Google to acknowledge privacy mistakes as U.S. seeks input
(Adds PIX for file photos, no other changes)
By David Shepardson
WASHINGTON, Sept 25 (Reuters) - Leading internet search
engine Google will acknowledge that it has made "mistakes" on
privacy issues in testimony an executive of the Alphabet Inc
unit will deliver to a U.S. Senate committee on
Wednesday, according to a document reviewed by Reuters.
"We acknowledge that we have made mistakes in the past, from
which we have learned, and improved our robust privacy program,"
Google chief privacy officer Keith Enright will say in written
testimony before the Senate Commerce Committee. Google will
testify alongside AT&T Inc, Amazon.com Inc, Apple
Inc and other companies amid growing concerns about
Google’s written testimony did not identify specific prior
mistakes but the company has come under fire for privacy issues.
In 2012, Google agreed to pay a then record $22.5 million
civil penalty to settle Federal Trade Commission charges that it
misrepresented to Apple Safari Internet browser users that it
would not place tracking "cookies" or serve them targeted ads.
A year earlier, Google agreed to an FTC privacy settlement
and regular privacy audits for 20 years after the government
charged it used deceptive tactics and violating consumer privacy
promises when it launched its social network, Google Buzz.
In August, Alphabet was sued and accused of illegally
tracking movements of millions of iPhone and Android phone users
even when they use a privacy setting to prevent it.
The U.S. Commerce Department said it was seeking comments on
how to set nationwide data privacy rules in the wake of tough
new requirements adopted by the European Union and California.
Also, the Justice Department said it held a "listening
session" with state attorneys general on how the government can
safeguard consumers online.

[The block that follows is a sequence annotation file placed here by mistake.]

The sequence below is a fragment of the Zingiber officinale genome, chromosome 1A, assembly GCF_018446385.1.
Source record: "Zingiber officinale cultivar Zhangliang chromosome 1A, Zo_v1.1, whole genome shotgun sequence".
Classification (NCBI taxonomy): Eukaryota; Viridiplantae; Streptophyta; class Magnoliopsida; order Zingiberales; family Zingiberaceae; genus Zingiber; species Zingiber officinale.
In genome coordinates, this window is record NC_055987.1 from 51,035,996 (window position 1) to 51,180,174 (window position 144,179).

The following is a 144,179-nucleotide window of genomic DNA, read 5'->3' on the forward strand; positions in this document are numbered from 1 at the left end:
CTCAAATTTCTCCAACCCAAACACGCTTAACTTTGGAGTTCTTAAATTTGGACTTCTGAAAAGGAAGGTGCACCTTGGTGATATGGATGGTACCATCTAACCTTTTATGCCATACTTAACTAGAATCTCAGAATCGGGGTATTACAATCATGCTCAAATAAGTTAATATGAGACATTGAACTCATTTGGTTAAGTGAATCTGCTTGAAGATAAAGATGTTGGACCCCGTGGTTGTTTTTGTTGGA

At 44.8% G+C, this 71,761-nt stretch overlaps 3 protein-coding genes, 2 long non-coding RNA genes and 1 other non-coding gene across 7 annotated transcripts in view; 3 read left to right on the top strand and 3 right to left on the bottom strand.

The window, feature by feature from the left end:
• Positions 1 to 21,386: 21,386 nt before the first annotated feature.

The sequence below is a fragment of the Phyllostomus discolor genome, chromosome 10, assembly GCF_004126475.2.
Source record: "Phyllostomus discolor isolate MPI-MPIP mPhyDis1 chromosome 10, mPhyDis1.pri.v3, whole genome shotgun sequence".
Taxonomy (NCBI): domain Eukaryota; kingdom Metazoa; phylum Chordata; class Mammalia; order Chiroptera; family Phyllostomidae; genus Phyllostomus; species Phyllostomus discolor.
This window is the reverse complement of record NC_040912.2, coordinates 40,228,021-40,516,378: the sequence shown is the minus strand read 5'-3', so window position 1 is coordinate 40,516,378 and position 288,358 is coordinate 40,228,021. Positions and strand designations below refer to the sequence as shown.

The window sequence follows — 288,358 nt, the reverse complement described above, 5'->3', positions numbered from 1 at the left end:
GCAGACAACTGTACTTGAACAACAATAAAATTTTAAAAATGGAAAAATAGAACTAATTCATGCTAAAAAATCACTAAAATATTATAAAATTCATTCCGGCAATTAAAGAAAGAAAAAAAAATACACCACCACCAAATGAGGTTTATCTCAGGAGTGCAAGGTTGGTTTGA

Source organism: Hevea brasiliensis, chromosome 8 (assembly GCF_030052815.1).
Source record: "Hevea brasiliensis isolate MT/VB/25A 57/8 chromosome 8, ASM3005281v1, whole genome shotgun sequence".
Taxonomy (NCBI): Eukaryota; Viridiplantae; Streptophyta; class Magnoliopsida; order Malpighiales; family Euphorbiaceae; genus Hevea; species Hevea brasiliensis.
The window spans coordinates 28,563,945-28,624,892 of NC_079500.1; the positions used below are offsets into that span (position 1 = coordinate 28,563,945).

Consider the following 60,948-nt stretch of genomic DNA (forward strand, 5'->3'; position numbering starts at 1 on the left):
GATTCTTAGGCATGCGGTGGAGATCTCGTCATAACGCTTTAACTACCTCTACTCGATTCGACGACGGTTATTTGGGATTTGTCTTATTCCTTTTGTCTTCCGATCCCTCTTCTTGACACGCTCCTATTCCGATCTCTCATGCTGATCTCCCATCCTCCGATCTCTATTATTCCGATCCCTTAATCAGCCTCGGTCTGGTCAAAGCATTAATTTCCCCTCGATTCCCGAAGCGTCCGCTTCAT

Senate Commerce committee chairman John Thune wrote that
Congress must work on enshrining consumer data privacy
protections into law.
Congress has questions about how internet companies sell
advertising and use data from email accounts or other services.
Thune wrote in The Hill newspaper that "mounting controversies"
have fed doubt that tech companies can "regulate themselves and
enforce real privacy safeguards for the collection and use of
our digital data."
Massive breaches of data privacy have compromised personal
information of millions of U.S. internet and social media users,
including notable breaches at large retailers and credit
reporting agency Equifax Inc.
Enright's testimony says "with advertising, as with all our
products, users trust us to keep their personal information
confidential and under their control. We do not sell personal
Andrew DeVore, an Amazon vice president, will tell the
committee that new European privacy rules "required us to divert
significant resources to administrative and record-keeping tasks
and away from inventing new features for customers."
Twitter data protection officer Damien Kieran will urge
development of "a robust privacy framework that protects
individuals’ rights ... while preserving the freedom to
The Commerce Department's National Telecommunications and
Information Administration (NTIA) this summer held more than 50
meetings with tech companies, internet providers, privacy
advocates and others, hoping to develop a national standard.
The Internet Association, which represents more than 40
internet and technology companies, said this month it backed
modernizing data privacy rules with a national approach that
would pre-empt California data privacy regulations taking effect
California Governor Jerry Brown signed the legislation aimed
at giving consumers more control over how companies collect and
manage their personal information. New rules in Europe are even
The European Union General Data Protection Regulation took
effect in May. Breaking privacy laws can now result in fines of
up to 4 percent of global revenue or 20 million euros ($23.2
million), whichever is higher, as opposed to a few hundred
(Reporting by David Shepardson; Editing by David Gregorio)
First Published: 2018-09-25 17:59:36
Updated 2018-09-25 22:56:53
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